why do we have 2 bones in the forearm and only one in the upper arm?
wouldn't it be forward evolution for us to have only one bone in the forearm, as with the humerus? What advantage does a double bone structure offer? For example, the tibia and the ulna of the horse are highly reduced structures.
- secretsauceLv 71 decade agoFavorite Answer
The two bones are what allow us to rotate the wrist laterally.
To see what I mean,
1. Hold out your right arm in front of you with your thumb pointed up (12:00 position).
2. With your left hand grab your right arm just above the elbow.
3. Notice that you have no trouble rotating your wrist so that your thumb is pointing to the left (9:00 position). You can do this without any rotation of the upper arm at all.
You would not be able to do that if you just had one forarm bone locked at the elbow. You could bend your arm at the elbow, but not rotate your wrist in that way.
To feel the two forearm bones rotating around each other, grab your forearm with your left hand while you rotate the wrist.
- 1 decade ago
Not only does the combination of the two bones provide flexiblity in the wrist....think about what would happen if you only had ONE bone in your forearm and it SNAPPED?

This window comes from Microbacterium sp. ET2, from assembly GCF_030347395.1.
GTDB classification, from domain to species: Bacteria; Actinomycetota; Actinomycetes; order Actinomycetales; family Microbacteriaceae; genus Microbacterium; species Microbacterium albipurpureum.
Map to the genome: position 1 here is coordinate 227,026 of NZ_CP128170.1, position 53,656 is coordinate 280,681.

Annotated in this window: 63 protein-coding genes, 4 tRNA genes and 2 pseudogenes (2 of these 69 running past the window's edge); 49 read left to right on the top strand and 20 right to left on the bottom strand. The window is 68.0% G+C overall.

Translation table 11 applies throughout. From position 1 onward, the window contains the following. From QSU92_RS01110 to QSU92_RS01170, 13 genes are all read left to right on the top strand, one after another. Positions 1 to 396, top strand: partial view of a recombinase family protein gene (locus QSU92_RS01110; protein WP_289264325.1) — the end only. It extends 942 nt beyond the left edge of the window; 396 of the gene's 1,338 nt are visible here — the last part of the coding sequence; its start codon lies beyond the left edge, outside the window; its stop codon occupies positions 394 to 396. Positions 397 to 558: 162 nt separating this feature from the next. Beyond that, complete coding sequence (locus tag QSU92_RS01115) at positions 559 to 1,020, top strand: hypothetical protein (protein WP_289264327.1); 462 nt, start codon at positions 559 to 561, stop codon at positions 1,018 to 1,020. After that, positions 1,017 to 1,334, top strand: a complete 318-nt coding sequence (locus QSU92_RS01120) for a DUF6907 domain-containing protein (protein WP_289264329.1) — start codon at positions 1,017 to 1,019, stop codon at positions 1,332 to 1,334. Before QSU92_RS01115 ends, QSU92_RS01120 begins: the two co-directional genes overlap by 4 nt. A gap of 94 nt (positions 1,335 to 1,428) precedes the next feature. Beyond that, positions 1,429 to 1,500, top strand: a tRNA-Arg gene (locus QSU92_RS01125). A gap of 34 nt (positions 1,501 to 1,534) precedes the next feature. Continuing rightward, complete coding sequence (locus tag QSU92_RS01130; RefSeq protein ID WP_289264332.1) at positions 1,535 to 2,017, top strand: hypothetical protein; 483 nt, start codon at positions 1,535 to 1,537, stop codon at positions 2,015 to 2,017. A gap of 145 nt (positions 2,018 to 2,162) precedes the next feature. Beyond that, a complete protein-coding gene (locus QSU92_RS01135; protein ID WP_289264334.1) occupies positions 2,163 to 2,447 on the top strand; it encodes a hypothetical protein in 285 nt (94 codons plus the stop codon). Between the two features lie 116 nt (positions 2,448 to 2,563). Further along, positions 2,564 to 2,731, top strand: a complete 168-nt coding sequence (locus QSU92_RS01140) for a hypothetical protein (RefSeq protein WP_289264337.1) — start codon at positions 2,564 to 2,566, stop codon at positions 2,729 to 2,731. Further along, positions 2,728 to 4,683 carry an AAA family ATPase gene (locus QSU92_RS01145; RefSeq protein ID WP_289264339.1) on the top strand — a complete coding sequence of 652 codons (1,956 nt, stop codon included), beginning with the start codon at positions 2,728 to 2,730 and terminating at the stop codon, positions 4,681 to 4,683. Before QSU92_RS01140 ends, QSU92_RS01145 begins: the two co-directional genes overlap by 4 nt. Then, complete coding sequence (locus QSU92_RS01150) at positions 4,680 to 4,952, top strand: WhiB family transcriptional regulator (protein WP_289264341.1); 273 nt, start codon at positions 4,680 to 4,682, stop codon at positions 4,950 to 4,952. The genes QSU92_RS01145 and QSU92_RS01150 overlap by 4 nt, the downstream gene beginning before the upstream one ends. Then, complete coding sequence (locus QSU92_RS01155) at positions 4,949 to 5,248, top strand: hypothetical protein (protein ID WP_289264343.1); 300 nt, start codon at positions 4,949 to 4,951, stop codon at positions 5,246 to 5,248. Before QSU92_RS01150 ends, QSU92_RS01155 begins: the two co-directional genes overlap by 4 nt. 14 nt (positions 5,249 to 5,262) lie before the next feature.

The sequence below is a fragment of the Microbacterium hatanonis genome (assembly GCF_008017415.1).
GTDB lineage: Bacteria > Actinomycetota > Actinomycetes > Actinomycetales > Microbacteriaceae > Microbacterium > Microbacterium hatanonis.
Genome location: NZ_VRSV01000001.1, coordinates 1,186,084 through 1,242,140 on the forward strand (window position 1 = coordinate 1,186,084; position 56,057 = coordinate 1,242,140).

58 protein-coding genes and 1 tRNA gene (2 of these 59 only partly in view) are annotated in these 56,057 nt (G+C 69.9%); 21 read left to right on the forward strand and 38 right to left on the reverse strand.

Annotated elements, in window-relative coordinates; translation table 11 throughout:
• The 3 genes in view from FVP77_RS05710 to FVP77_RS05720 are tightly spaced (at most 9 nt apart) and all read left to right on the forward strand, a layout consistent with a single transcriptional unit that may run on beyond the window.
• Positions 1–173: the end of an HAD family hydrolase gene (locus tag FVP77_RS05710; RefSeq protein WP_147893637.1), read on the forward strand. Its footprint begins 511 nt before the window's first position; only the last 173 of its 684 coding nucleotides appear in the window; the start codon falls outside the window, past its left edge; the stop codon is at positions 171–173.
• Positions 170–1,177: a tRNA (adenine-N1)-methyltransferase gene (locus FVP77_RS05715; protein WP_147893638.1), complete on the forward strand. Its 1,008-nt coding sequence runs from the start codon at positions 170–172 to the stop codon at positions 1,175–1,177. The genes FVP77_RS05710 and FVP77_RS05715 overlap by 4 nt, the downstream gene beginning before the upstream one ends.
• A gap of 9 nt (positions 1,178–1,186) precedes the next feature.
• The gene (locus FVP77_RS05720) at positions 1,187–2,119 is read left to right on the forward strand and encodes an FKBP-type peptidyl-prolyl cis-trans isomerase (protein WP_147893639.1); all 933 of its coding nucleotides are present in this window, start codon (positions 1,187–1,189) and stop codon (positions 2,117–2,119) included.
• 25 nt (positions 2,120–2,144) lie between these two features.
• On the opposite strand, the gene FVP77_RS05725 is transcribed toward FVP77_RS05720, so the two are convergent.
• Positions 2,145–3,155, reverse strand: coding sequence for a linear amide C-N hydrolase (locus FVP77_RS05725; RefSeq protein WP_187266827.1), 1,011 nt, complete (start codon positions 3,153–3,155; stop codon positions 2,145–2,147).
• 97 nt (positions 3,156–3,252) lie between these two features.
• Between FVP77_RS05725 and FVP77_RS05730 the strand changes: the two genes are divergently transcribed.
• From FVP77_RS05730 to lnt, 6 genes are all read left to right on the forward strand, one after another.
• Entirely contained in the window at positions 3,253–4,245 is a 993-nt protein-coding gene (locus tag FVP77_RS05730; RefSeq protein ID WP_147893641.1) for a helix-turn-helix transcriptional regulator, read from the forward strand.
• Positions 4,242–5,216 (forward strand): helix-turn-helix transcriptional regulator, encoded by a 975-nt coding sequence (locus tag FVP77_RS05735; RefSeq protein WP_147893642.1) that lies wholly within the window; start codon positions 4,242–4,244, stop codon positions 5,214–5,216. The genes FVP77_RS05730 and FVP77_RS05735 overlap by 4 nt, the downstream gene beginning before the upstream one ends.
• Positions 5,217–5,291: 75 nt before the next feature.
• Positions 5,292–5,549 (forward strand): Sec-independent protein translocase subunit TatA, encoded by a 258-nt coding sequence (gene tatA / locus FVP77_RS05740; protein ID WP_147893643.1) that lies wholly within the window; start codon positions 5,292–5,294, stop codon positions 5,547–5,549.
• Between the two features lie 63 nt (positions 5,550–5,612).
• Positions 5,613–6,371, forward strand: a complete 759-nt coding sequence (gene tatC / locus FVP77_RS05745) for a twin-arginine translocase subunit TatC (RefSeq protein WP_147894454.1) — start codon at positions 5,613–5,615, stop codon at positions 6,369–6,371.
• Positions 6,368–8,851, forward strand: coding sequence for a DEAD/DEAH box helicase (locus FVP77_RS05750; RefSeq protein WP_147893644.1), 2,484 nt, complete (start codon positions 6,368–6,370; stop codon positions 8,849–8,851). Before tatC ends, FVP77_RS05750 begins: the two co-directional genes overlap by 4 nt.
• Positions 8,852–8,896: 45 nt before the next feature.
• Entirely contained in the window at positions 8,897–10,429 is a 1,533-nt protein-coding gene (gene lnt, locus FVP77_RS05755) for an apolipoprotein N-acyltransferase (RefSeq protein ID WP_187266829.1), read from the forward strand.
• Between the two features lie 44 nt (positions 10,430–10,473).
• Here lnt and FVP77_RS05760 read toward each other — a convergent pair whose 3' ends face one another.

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- Anonymous1 decade ago
The two bone system allows us to twist our hands, because they curl around themselves forming an "X", and make our hand face the other way: A single bone wouldnt be able to do that. This is useful for climbing trees, and now is useful for handling tools.
- MarissaLv 44 years ago
What about the weenis (it's like the kneecap of your elbow)? Maybe J.K. Rowling's not an anatomist. Or she may be not-a-mathematician. In fact, she could be both a not-anatomist and a not-mathematician.
- DAR76Lv 71 decade ago
you also have to remember that the humerus is bigger and thicker than the ulna and radius. It provide more flexibility at the wrist.
- 1 decade ago
i think it has to do with the additional range of motion at the wrist.